Skip navigation
EIF report

Intervening early to prevent gang and youth violence: The role of primary schools

Published

13 Mar 2018

This report explores the extent to which young children at risk of gang involvement or youth violence are supported through evidence-based early intervention, particularly within primary schools.

Full report

PDF

Download

The report draws on qualitative interviews with schools, local government officials, police and voluntary sector organisations within the London boroughs of Lambeth and Wandsworth, and builds on earlier EIF research which indicates that risk factors for gang involvement and youth violence can be spotted as early as age seven.

Our research paints a picture of primary school staff who know their children and local families well, and who go above and beyond to try to provide strong, positive role models and to support children’s emotional wellbeing. However, there is also a strong sense that some school staff are intensely frustrated and feel unsupported in their efforts to work with vulnerable children. Some staff expressed anger and sadness as they told us that they feel unable to change children’s outcomes in spite of their best efforts.

The school staff and stakeholders we spoke to identified a range of concerns, including:

  • the lack of a clear or shared understanding of the level of risk within a school
  • a lack of clarity or confidence in identifying and accessing statutory and other services beyond the school walls
  • a limited awareness of the range and quality of external support that is available to schools, and little evaluation of the external support that is commissioned
  • the pressure on schools to focus on academic performance to the exclusion of children’s wellbeing, a challenge which is often exacerbated in schools located in areas where the risk of gang and youth violence is likely to be higher.

Our recommendations concentrate on four areas:

  • improving the use of evidence in commissioning in-school support and programmes, including by providing improved information to schools and by calling on funders and commissioners at the national or regional level to make evidence-based decisions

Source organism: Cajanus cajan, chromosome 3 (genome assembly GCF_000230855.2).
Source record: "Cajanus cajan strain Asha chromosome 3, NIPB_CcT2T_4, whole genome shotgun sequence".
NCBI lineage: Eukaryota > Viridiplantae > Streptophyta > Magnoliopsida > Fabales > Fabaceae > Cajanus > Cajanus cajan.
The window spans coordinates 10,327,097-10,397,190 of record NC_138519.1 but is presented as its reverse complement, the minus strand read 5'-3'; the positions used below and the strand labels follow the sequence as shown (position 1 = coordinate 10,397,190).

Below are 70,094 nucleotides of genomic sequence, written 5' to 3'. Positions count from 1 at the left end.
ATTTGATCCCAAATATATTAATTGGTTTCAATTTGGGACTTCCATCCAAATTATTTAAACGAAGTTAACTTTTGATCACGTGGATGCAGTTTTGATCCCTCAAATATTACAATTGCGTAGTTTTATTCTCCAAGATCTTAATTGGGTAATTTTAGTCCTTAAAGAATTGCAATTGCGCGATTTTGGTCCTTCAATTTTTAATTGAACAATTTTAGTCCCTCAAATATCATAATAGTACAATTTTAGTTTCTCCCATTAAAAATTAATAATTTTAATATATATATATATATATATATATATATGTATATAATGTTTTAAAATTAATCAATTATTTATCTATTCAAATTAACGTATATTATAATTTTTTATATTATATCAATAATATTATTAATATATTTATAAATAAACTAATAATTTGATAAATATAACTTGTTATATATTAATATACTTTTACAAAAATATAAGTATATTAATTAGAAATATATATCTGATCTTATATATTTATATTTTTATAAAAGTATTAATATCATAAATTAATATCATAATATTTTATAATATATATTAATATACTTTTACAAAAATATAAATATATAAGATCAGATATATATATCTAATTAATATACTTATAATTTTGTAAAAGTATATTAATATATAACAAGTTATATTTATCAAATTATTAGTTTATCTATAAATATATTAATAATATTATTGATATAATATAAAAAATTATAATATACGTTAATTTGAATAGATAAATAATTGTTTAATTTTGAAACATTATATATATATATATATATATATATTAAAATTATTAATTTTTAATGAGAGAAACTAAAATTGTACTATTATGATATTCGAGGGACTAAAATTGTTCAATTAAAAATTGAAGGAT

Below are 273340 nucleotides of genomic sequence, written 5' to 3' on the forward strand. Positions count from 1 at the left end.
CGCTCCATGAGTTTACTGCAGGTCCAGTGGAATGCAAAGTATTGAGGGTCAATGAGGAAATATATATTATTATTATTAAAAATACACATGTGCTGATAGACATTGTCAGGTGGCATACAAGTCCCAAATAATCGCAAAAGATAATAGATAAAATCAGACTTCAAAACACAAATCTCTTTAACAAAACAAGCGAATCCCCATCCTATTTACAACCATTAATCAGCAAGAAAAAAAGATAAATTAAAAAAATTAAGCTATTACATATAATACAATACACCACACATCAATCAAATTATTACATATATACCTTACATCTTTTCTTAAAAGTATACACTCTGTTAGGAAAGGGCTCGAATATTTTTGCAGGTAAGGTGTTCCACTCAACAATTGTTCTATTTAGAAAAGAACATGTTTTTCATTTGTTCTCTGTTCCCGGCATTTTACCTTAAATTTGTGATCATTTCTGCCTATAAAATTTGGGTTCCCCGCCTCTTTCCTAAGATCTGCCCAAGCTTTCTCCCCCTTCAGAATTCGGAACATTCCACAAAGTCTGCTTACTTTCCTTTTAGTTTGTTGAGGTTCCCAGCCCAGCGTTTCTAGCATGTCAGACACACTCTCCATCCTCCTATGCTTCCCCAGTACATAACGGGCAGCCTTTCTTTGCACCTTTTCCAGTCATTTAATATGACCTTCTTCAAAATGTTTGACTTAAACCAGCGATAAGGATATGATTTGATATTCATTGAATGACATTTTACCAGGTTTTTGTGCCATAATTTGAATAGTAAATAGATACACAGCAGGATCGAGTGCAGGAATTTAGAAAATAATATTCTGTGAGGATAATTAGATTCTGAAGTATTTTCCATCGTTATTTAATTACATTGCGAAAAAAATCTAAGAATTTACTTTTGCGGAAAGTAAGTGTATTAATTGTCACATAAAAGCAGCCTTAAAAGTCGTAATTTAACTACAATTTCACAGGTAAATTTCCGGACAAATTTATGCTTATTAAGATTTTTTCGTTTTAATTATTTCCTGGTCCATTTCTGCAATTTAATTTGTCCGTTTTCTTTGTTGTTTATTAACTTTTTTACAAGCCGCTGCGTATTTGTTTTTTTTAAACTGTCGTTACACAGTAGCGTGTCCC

• increasing the emphasis on and time available for developing children’s social and emotional skills in primary schools, including by making PSHE compulsory in all schools and by requiring Ofsted to consider how well schools are supporting children’s wellbeing alongside the academic performance
  • improving the links between schools and the wider early help system in their area, so that school staff are clear about the options that are open to them and confident that referrals will result in support for children and families
  • examining how the police can most effectively work within primary schools to help prevent gang and youth violence.

This report is the first output of a three-year project that will explore and support the testing of evidence-informed approaches to early intervention to prevent gang involvement and youth violence. We will be working with the local authorities, police, participating schools and providers in Lambeth and Wandsworth over the next two years, with a view to co-designing, implementing and testing new approaches to preventing gang and youth violence through effective early intervention.

About the authors

Stephanie Waddell

Steph is a senior adviser at EIF.

Naomi Jones

Naomi is an EIF associate.